joining the table now, author vicky ward. congratulations. you have been on a whirlwind of a book tour. we're so happy to have you. this is an interesting piece. the mark corollo clash with the trump world does not get as much attention as it deserves. we were talking at the beginning of the show how the president could be in trouble for obstruction of justice, it's flashpoints that you write about that could be the canary in the mine. talk about what you learned from him. >> mark corollo is a very classy guy. he worked with robert mueller at the department of justice. he found when he went to work for the president's legal team, it wasn't actually the president who was the problem, it was jared and ivanka. that was an extraordinary moment where he went in, went under several conditions. one of them was no one could
trash robert mueller. but at one point jared kushner says to him, can't you just come and join us permanently? don't you want to serve your country? and carollo turns around and said, young man, i think i did that when i spent three years at the butt end of an m-16. and he said to me, all my life i never had to sell anyone young man, but i never felt so offended. >> what offends -- i know mark too. i think that what offends him is what you write about, this toxic combination of a warm embrace of nepotism. they're not there for any reason other than the president unlike anybody who came before him since the kennedys believed in in tix, embraced nepotism, things it's great and their personal ambition. do mark's sort of indicate there are other factors or that toxic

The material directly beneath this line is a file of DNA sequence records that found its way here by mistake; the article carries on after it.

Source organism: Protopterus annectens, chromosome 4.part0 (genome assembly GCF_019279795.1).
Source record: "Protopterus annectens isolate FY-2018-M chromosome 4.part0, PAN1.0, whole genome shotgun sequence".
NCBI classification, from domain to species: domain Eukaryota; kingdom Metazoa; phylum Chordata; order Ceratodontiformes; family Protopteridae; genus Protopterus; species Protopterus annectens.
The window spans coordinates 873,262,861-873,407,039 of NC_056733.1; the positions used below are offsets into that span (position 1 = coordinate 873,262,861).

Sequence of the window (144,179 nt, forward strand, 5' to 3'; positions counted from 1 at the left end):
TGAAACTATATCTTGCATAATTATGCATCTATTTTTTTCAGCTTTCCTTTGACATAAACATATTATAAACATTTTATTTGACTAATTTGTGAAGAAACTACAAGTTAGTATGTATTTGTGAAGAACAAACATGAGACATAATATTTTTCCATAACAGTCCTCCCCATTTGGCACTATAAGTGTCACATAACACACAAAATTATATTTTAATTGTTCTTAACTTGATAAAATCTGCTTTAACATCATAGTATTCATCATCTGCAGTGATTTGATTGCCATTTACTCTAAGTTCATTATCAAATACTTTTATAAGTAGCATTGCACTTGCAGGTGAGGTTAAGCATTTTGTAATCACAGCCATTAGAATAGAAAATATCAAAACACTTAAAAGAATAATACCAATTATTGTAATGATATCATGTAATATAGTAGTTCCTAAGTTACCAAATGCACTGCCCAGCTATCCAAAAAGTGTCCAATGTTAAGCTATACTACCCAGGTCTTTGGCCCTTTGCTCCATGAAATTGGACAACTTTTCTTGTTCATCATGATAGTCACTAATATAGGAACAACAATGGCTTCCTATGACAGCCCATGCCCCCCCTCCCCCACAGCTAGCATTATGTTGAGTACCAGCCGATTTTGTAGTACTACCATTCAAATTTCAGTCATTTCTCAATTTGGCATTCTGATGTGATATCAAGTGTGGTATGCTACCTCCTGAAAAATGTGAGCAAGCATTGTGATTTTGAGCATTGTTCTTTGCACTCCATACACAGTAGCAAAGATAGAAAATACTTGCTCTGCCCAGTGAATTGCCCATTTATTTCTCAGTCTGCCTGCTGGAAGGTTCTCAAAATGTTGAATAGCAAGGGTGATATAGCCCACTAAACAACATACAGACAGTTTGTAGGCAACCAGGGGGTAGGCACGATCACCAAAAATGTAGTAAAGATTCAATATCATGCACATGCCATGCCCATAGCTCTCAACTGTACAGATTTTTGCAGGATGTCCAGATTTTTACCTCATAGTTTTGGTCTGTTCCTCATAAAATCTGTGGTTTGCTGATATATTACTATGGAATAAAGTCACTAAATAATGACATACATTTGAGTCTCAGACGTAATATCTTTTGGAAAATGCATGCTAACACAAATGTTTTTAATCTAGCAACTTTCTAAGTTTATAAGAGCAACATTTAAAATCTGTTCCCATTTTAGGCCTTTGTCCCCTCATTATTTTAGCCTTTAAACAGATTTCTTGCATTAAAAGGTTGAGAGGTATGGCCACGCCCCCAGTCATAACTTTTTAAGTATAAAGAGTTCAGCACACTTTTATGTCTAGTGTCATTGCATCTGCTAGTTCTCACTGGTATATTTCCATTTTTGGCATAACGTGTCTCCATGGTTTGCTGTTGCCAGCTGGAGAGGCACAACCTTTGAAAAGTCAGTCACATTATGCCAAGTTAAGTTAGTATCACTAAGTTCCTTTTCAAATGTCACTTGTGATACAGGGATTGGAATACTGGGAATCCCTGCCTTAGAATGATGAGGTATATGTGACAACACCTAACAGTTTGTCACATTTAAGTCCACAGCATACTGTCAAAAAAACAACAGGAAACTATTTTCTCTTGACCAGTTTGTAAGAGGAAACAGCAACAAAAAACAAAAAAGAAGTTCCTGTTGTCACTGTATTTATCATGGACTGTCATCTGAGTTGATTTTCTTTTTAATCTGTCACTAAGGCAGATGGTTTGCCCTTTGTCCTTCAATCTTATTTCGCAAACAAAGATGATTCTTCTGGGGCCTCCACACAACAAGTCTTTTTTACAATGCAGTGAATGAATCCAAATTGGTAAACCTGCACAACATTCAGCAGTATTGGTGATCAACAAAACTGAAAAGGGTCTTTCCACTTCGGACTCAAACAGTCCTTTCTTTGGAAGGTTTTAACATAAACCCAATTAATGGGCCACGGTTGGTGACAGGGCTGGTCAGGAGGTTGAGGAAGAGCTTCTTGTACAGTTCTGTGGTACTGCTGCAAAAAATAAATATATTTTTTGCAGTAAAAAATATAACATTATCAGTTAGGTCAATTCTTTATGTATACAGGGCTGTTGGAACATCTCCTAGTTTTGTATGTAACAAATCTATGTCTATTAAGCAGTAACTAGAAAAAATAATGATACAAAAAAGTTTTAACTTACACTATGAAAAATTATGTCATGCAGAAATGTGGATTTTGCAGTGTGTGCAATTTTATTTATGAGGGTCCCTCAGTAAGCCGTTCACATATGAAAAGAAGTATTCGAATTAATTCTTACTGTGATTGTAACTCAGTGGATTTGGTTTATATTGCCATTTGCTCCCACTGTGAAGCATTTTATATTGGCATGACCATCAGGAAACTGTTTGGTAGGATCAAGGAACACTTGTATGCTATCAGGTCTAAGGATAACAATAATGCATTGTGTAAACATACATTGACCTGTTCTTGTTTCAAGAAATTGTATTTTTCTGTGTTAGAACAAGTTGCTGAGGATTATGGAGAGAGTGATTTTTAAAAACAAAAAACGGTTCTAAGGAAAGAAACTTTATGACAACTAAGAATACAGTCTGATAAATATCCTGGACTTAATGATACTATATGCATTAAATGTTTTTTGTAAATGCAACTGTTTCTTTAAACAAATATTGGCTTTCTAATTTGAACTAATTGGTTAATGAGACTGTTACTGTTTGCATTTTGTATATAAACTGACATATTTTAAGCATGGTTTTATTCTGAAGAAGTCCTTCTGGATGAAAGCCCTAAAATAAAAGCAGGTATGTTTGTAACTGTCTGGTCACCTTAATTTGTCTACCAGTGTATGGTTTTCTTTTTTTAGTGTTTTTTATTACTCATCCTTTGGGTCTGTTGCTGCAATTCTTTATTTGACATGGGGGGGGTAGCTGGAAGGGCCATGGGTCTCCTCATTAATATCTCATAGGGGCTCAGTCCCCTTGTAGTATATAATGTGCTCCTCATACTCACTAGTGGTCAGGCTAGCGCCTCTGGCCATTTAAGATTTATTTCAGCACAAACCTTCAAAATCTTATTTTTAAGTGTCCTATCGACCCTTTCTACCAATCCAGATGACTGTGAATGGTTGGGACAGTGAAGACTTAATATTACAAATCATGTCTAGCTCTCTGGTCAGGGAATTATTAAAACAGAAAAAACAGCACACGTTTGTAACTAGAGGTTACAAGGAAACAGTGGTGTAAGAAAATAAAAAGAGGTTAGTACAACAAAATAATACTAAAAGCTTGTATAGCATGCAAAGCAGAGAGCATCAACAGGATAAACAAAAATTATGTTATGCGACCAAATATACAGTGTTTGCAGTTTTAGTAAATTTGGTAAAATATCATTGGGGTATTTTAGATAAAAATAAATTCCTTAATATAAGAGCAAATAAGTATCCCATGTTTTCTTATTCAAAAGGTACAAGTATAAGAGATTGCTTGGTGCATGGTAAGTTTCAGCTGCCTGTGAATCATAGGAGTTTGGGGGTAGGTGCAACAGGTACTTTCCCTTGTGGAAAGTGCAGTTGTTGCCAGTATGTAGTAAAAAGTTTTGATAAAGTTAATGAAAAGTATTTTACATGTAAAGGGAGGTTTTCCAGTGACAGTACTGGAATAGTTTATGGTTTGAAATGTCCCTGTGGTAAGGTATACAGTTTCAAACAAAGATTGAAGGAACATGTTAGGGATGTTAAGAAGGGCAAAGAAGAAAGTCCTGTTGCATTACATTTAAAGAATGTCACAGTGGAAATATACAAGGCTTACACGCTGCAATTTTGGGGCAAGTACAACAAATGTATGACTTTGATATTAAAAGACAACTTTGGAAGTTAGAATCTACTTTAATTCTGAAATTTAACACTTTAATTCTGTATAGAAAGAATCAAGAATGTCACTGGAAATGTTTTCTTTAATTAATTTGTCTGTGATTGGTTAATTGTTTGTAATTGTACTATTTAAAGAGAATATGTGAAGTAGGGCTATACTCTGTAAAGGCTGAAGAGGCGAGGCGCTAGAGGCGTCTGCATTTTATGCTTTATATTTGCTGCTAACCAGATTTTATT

brew? >> mark felt they were the president's greatest vulnerability. he came to the view that the president's legal teams fell apart all because of ivanka. he's like what are we doing here? he wanted to be loyal to trump and he felt after a large number of the republicans interviewed for the book, that jared and ivanka are actually going to be the president's undoing. in your last segment, you sort of rightly talked about the president's sort of visible, irrationable, radical behavior and jared and ivanka really profited off of that. there's a mythology that they're somehow the calming water intluns around him. the point of my book is they're not. they're actually in many ways worse becauser that more dangerous because they come in disguise. they are more calm and they have
a larger vocabulary. >> you painted a picture of this sort of discrepancy between how they pitched themselves to anyone that will still take the lines and the bs, and what they actually do inside the west wing. does any of this ring true to you? >> i think the distinction i will make is i don't think they went in there trying to be the moderating voices that everyone expected them to be. they know their father and father-in-law better than anybody and they know their ability to actually do anything and change his opinion is very small. so i think there was a projection that a lot of people who knew him very well or pinned their hopes on him being this new york city society couple had hoped they would be these moderating voices, they went in there for the wrong reasons. they didn't go down and move their lives to washington to help the president. they went in there to help themselves and do their own thing. >> they're also tied to a lot of questions about criminality and scandal. the biggest background clearance
under way right now is about security clearance, and there were republicans who had questions about that when they were still in control. >> which ivanka flat-out lied about in an interview. >> right, on tv. >> on tv. i think the thing about the two of them is they're both dangerously naive, which is fine, a lot of people when they come to washington are naive, but they're so arrogant about it. they have no sense of what they don't know. and this seems to be the picture you paint in your book, the sense of entitlement that comes with being handed money and power from birth and told you're rich and powerful because you deserve it and you deserve it more than other people. you see it in these ridiculous policy proposals that come out of jared's office. the middle east plan, do all of these other things. he has no idea what he's doing but doesn't have the sense to step back and defer to the people who do. >> i also think it's worth pointing out there are kind of bipartisan toxic in some ways. the trump base such as it is, people might look to jared and